An executor is the person appointed to manage the administration of an estate when a Will-maker (testator) dies. Similarly, an administrator will be appointed by the Court if the testator dies intestate (without making a Will).

As the official Legal Personal Representative (LPR), an executor or administrator has an important role in representing the interests of the estate. He or she must oversee the estate’s proper administration and, where the deceased left a Will, ensure its provisions are upheld.

Executors and administrators may deal with estate lawyers, accountants, financial advisors, estate agents, creditors, and beneficiaries.

Occasionally, an LPR may face a contest regarding the fairness of the provisions of a Will or distribution on intestacy. This is known as a family provision claim and generally involves emotion and conflict, additional costs, and inconvenience.

This article explains generally, the processes involved in a family provision claim and the LPR’s obligations in answering such a claim made against the estate. The information is for general purposes only, and it is essential to obtain professional advice relevant to your individual circumstances.

Family provision claims

An eligible person may make a claim against the estate of a deceased person if he or she believes they have been unfairly treated under the Will, or the proposed distribution of an intestate estate is unfair. An eligible person generally includes:

  • the spouse or de facto partner of the deceased at the time of his or her death;
  • a former spouse of the deceased person;
  • a child of the deceased person;
  • in some circumstances, a person who was wholly or partly dependant on the deceased and who is the deceased’s grandchild or was a member of the deceased’s household at the time of his or her death;
  • in some circumstances, a person who was living in a close personal relationship with the deceased at the time of his or her death.

Generally, the claim must be made with the Court no later than 12 months from the date of the deceased’s death unless extenuating circumstances exist.

Once eligibility is established, it must be shown that the deceased person failed to leave the applicant with adequate provision for his or her proper maintenance, education, and advancement in life. If this can be shown, the Court must then determine what provision, or further provision, if any, should be made for the applicant from the deceased’s estate.

The Court will consider a range of factors including the financial position of the applicant, the circumstances, financial position and needs of other beneficiaries, the size of the estate and the relationship between the deceased person and the applicant.

The role of the Legal Personal Representative

In responding to a family provision claim, the LPR will have a primary duty to uphold the provisions of the Will (or distribution on intestacy) and preserve the estate assets.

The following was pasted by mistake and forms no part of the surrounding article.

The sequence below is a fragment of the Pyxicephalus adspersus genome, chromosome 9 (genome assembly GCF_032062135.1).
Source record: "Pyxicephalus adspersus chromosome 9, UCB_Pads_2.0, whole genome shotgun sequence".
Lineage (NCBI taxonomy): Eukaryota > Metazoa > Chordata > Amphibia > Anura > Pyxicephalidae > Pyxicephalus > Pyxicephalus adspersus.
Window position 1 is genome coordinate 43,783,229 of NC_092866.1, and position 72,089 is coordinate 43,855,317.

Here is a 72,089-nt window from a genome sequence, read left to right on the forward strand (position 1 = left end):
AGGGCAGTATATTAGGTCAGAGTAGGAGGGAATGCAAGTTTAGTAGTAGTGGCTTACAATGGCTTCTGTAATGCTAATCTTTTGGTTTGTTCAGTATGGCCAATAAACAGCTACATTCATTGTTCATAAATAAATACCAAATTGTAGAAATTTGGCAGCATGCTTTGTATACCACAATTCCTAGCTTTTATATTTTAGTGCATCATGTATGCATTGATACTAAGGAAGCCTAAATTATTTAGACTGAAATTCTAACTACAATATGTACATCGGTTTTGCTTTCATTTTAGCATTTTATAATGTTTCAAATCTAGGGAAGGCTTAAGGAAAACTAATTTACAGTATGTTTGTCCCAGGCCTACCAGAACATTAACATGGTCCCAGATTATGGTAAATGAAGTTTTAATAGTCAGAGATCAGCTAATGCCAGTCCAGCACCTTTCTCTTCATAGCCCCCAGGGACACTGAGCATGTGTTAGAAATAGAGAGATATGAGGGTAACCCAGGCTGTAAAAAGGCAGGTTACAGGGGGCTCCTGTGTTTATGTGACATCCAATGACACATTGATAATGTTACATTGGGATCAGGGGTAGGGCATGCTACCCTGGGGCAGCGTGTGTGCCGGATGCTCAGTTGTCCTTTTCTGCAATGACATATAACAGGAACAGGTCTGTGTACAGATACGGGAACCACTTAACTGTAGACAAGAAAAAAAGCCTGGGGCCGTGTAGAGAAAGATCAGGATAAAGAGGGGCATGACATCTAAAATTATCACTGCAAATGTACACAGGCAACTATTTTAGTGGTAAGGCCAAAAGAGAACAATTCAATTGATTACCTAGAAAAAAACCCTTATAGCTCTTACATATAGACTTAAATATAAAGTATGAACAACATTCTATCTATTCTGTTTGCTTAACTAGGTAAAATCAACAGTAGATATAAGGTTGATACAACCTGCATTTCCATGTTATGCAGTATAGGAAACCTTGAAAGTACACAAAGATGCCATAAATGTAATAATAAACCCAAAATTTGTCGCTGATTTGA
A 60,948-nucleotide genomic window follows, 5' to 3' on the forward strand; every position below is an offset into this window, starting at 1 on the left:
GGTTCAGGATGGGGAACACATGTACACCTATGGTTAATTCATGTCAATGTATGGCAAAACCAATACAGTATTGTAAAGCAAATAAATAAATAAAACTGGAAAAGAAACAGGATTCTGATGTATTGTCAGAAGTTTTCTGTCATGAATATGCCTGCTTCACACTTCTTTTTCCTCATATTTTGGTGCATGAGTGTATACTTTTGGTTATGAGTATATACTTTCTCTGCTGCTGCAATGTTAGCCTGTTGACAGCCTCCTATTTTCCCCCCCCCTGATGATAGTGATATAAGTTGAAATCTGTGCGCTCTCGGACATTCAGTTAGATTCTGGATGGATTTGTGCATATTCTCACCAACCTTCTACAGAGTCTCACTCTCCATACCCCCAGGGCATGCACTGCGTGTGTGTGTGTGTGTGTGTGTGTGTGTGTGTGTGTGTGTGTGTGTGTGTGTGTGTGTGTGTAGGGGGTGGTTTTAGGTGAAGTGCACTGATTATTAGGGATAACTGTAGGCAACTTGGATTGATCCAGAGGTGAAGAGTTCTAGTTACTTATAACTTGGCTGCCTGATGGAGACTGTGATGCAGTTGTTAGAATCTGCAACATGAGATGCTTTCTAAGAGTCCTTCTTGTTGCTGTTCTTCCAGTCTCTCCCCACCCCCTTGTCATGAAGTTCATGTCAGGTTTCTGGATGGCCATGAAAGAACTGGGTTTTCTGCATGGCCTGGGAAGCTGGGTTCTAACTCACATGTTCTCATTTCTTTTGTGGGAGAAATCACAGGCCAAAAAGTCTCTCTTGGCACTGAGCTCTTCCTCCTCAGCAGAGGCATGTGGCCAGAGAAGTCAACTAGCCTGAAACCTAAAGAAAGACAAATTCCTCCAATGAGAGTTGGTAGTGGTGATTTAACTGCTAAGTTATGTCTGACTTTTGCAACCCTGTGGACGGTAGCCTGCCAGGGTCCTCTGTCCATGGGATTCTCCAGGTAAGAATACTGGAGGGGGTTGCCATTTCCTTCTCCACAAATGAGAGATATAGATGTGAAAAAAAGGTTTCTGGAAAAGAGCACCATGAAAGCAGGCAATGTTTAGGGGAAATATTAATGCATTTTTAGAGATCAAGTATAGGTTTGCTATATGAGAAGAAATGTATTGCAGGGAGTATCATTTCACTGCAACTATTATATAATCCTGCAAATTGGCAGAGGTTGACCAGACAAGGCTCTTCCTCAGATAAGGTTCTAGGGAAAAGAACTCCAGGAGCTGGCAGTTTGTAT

In doing so however, the LPR may need to consider resolving a meritorious claim that is likely to succeed in Court proceedings. If this is the case, the LPR may need to negotiate a settlement with the aim of avoiding costly litigation that may deplete estate assets, noting that the legal costs of a successful claim are usually borne by the estate.

Some claims may be morally justified by persons who may not have been adequately provided for, or a Will may not accurately reflect what the testator may have intended had he or she been aware of the full circumstances of the claimant.

A decision regarding the likely success of a claim, based on the LPR’s personal knowledge of the deceased and his or her family should be made with the guidance of a lawyer. A range of possible outcomes can be discussed enabling the LPR to make an informed decision as to whether to negotiate a settlement, pay the claim or defend it in Court.

Defending the claim

If a claim proceeds to Court the LPR must provide all evidence relevant to the claim made. To avoid exposure to personal liability, the LPR should not distribute any part of the estate unless extenuating circumstances apply. In this case, the LPR should obtain urgent legal advice.

The LPR may need to file an affidavit setting out the nature and value of assets and liabilities and the net amount for distribution after allowing for liabilities and estate expenses. Details must also be provided of potential notional property, any person or entity holding property as trustee for the estate, eligible persons or persons beneficially entitled to distribution from the estate, and those who have received notice of the claim.

A claim may be settled at any stage prior to the Court hearing. Mediation is generally ordered by the Court which can assist in resolving the dispute without further legal cost, or at least narrowing the issues in dispute. Most cases are resolved at mediation and terms of settlement can be prepared to document the agreement reached.

Minimising the potential for family provision claims

It is important to be aware of the circumstances that may lead to a family provision claim. Following are some steps that can be taken to help reduce the likelihood of a claim against your estate.

  • Ensure your Will is properly drafted, executed, and regularly reviewed to take account of changing personal and financial circumstances.
  • Consider those that may be eligible to make a claim on your estate and whether they have been adequately provided for in the Will.
  • If you wish to leave an otherwise eligible claimant out of your Will, ensure that your reasons for doing so are documented.
  • Discuss your estate plans with an experienced lawyer and seek guidance on how to minimise the risk of a family provision claim.

If you are the executor or administrator of an estate facing a potential family provision claim you should obtain legal advice immediately. Please contact us on (02) 9818 2888 or email info@dsplawyers.com.au.